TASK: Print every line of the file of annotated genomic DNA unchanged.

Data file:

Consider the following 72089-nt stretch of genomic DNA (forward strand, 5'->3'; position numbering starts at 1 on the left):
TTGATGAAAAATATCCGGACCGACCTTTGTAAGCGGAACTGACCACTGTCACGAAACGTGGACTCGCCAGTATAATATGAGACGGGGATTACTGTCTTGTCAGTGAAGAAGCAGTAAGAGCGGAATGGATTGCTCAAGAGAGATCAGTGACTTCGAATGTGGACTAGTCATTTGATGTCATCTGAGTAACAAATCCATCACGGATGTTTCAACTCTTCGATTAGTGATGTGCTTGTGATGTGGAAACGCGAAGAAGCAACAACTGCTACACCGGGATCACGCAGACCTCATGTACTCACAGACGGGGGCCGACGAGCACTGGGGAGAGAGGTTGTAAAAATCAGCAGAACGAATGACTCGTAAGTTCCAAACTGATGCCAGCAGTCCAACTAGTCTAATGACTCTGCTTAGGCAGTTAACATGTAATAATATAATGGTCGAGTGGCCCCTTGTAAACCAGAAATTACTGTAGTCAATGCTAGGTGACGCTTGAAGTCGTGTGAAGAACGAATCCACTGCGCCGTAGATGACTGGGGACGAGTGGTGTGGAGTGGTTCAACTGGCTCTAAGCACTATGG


Consider the following 72089-nt stretch of genomic DNA (forward strand, 5'->3'; position numbering starts at 1 on the left):
TTGATGAAAAATATCCGGACCGACCTTTGTAAGCGGAACTGACCACTGTCACGAAACGTGGACTCGCCAGTATAATATGAGACGGGGATTACTGTCTTGTCAGTGAAGAAGCAGTAAGAGCGGAATGGATTGCTCAAGAGAGATCAGTGACTTCGAATGTGGACTAGTCATTTGATGTCATCTGAGTAACAAATCCATCACGGATGTTTCAACTCTTCGATTAGTGATGTGCTTGTGATGTGGAAACGCGAAGAAGCAACAACTGCTACACCGGGATCACGCAGACCTCATGTACTCACAGACGGGGGCCGACGAGCACTGGGGAGAGAGGTTGTAAAAATCAGCAGAACGAATGACTCGTAAGTTCCAAACTGATGCCAGCAGTCCAACTAGTCTAATGACTCTGCTTAGGCAGTTAACATGTAATAATATAATGGTCGAGTGGCCCCTTGTAAACCAGAAATTACTGTAGTCAATGCTAGGTGACGCTTGAAGTCGTGTGAAGAACGAATCCACTGCGCCGTAGATGACTGGGGACGAGTGGTGTGGAGTGGTTCAACTGGCTCTAAGCACTATGG